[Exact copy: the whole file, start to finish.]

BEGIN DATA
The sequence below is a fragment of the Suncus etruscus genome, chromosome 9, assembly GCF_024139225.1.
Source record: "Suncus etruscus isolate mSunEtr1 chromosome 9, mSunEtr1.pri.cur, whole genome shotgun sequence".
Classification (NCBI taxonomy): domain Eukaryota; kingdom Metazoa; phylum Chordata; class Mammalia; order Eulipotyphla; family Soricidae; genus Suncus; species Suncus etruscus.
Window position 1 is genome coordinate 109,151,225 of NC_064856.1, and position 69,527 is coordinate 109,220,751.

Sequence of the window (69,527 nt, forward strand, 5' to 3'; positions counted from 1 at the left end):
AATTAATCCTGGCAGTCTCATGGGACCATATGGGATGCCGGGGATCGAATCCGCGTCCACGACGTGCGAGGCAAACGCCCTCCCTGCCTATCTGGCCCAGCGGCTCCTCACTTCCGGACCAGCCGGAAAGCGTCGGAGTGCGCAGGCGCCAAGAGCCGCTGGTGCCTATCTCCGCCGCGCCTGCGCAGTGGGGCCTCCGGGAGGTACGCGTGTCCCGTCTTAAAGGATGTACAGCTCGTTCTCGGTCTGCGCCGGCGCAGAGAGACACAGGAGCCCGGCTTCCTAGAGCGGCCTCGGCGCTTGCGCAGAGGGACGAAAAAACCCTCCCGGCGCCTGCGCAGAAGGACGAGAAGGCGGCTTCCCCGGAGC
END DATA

The sequence below is a fragment of the Suncus etruscus genome, chromosome 9, assembly GCF_024139225.1.
Source record: "Suncus etruscus isolate mSunEtr1 chromosome 9, mSunEtr1.pri.cur, whole genome shotgun sequence".
Classification (NCBI taxonomy): domain Eukaryota; kingdom Metazoa; phylum Chordata; class Mammalia; order Eulipotyphla; family Soricidae; genus Suncus; species Suncus etruscus.
Window position 1 is genome coordinate 109,151,225 of NC_064856.1, and position 69,527 is coordinate 109,220,751.

Sequence of the window (69,527 nt, forward strand, 5' to 3'; positions counted from 1 at the left end):
AATTAATCCTGGCAGTCTCATGGGACCATATGGGATGCCGGGGATCGAATCCGCGTCCACGACGTGCGAGGCAAACGCCCTCCCTGCCTATCTGGCCCAGCGGCTCCTCACTTCCGGACCAGCCGGAAAGCGTCGGAGTGCGCAGGCGCCAAGAGCCGCTGGTGCCTATCTCCGCCGCGCCTGCGCAGTGGGGCCTCCGGGAGGTACGCGTGTCCCGTCTTAAAGGATGTACAGCTCGTTCTCGGTCTGCGCCGGCGCAGAGAGACACAGGAGCCCGGCTTCCTAGAGCGGCCTCGGCGCTTGCGCAGAGGGACGAAAAAACCCTCCCGGCGCCTGCGCAGAAGGACGAGAAGGCGGCTTCCCCGGAGC